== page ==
Last year in mid-December, SPECpower_ssj2008, the first industry standard power efficiency benchmark, was released. The benchmark effort started out in response to the intense focus on, and need for clarity in power consumption within data centers. While Google and Microsoft have teams of engineers dedicated to acquiring or designing the most efficient servers for their needs, most companies do not have the resources necessary to create measurement software, hence they are forced to rely on vendors or industry standard benchmarks.
When power first became a significant issue in the data center, many vendors responded by creating their own metrics and benchmarks for power efficiency. These were unreliable, unscientific, unsystematic and typically formulated in such a way to provide a vendor’s marketing department with ammunition, rather than to actually help end-users; for example, Sun advocated the “SWaP” metric, which was invented with little regard for what it actually meant (ironically, Sun had some of the most power optimized products, courtesy of Niagara). Perhaps the best explanation is that the first few tries at ‘measuring’ or ‘benchmarking’ power resulted in the moral equivalent of Dhrystone MIPS; well intentioned, but generally useless (or worse, misleading) quantifications. In early 2006, the SPECpower working group was formed, with the goal of creating useful and valuable energy efficiency benchmarks for the industry at large in the same way that SPEC CPU was used to create meaningful performance benchmarks starting in 1989.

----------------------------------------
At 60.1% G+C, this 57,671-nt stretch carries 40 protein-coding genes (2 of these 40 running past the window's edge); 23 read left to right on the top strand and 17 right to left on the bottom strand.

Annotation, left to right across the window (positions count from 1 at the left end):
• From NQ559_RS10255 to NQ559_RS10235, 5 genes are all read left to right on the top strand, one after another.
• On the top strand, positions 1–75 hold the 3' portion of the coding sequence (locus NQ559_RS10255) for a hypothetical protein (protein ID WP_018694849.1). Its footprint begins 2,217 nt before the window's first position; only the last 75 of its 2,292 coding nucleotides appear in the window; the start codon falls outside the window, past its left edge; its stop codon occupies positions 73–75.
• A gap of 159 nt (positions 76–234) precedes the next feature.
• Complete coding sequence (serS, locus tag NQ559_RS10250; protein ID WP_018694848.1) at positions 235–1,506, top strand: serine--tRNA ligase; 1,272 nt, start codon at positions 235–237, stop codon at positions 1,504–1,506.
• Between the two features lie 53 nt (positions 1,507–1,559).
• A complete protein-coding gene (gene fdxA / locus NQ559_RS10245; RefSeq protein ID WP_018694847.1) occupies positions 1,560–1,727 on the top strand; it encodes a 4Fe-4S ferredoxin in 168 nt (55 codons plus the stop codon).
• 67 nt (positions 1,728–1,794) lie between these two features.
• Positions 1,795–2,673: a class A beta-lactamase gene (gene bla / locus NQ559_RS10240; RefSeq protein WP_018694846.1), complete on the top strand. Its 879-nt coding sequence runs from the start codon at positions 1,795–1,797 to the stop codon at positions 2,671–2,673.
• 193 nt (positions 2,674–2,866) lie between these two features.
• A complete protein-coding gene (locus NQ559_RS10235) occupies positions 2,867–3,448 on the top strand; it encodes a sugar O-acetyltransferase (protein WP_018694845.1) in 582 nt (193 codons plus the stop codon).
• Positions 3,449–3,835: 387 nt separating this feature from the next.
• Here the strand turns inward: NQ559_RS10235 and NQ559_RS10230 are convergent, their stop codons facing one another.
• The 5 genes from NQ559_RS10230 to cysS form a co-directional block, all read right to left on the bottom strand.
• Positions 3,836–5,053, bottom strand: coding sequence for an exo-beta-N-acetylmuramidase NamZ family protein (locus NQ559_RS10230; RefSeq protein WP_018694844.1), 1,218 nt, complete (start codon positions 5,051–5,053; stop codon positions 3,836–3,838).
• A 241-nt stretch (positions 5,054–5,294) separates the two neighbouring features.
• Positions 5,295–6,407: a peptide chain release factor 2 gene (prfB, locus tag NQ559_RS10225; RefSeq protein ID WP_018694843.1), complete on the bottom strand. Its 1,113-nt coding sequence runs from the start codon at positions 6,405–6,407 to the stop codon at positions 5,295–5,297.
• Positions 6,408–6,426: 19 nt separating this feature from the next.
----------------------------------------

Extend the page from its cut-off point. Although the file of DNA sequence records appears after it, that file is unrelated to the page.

The release of SPECpower_ssj2008 is an innovative step forward for the IT industry as whole. It establishes a reasonably level playing field for end-users, manufacturers and other participants to judge the efficiency of various systems that are available. By creating a level playing field, it also gives engineers and architects a very clear target to aim for when designing future products, which should result in substantially more energy efficient products.
SPECpower is probably the most complex benchmark that SPEC has undertaken to date, and is actually two significant projects. First and foremost, SPECpower is a framework that measures power efficiency with a workload agnostic methodology and architecture. SPECpower_ssj2008 itself measures power efficiency and performance for server-side Java and is an implementation of this framework that uses a modified version of the SPECjbb2005 workload.